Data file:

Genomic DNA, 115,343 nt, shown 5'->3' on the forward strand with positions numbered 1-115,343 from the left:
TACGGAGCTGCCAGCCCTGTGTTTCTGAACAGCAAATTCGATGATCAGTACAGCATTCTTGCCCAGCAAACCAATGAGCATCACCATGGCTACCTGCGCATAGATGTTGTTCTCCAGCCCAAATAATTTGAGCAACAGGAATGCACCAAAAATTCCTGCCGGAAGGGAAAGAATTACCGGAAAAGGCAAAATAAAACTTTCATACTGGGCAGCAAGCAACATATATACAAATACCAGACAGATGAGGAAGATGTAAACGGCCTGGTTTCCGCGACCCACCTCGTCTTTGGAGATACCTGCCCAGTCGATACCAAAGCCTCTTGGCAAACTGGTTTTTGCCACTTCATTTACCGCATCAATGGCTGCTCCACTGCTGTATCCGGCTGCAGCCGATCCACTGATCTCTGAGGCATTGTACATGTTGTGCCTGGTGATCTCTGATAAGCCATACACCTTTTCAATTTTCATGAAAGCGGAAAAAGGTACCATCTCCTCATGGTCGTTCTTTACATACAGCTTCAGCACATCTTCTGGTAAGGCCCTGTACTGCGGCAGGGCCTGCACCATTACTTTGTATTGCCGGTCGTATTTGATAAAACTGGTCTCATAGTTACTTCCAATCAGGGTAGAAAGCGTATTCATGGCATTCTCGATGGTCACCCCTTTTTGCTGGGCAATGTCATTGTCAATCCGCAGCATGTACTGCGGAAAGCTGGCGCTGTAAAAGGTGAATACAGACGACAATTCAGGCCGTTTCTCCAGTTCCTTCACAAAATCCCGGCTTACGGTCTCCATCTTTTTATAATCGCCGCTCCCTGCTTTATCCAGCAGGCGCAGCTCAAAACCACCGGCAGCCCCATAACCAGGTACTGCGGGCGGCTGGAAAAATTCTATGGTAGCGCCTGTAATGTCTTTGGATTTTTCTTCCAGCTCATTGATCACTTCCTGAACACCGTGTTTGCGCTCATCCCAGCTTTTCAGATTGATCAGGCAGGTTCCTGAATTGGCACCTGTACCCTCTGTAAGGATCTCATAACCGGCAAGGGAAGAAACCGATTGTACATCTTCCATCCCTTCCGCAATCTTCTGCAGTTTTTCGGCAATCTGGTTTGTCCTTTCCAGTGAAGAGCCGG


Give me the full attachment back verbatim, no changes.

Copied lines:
Genomic DNA, 115,343 nt, shown 5'->3' on the forward strand with positions numbered 1-115,343 from the left:
TACGGAGCTGCCAGCCCTGTGTTTCTGAACAGCAAATTCGATGATCAGTACAGCATTCTTGCCCAGCAAACCAATGAGCATCACCATGGCTACCTGCGCATAGATGTTGTTCTCCAGCCCAAATAATTTGAGCAACAGGAATGCACCAAAAATTCCTGCCGGAAGGGAAAGAATTACCGGAAAAGGCAAAATAAAACTTTCATACTGGGCAGCAAGCAACATATATACAAATACCAGACAGATGAGGAAGATGTAAACGGCCTGGTTTCCGCGACCCACCTCGTCTTTGGAGATACCTGCCCAGTCGATACCAAAGCCTCTTGGCAAACTGGTTTTTGCCACTTCATTTACCGCATCAATGGCTGCTCCACTGCTGTATCCGGCTGCAGCCGATCCACTGATCTCTGAGGCATTGTACATGTTGTGCCTGGTGATCTCTGATAAGCCATACACCTTTTCAATTTTCATGAAAGCGGAAAAAGGTACCATCTCCTCATGGTCGTTCTTTACATACAGCTTCAGCACATCTTCTGGTAAGGCCCTGTACTGCGGCAGGGCCTGCACCATTACTTTGTATTGCCGGTCGTATTTGATAAAACTGGTCTCATAGTTACTTCCAATCAGGGTAGAAAGCGTATTCATGGCATTCTCGATGGTCACCCCTTTTTGCTGGGCAATGTCATTGTCAATCCGCAGCATGTACTGCGGAAAGCTGGCGCTGTAAAAGGTGAATACAGACGACAATTCAGGCCGTTTCTCCAGTTCCTTCACAAAATCCCGGCTTACGGTCTCCATCTTTTTATAATCGCCGCTCCCTGCTTTATCCAGCAGGCGCAGCTCAAAACCACCGGCAGCCCCATAACCAGGTACTGCGGGCGGCTGGAAAAATTCTATGGTAGCGCCTGTAATGTCTTTGGATTTTTCTTCCAGCTCATTGATCACTTCCTGAACACCGTGTTTGCGCTCATCCCAGCTTTTCAGATTGATCAGGCAGGTTCCTGAATTGGCACCTGTACCCTCTGTAAGGATCTCATAACCGGCAAGGGAAGAAACCGATTGTACATCTTCCATCCCTTCCGCAATCTTCTGCAGTTTTTCGGCAATCTGGTTTGTCCTTTCCAGTGAAGAGCCGG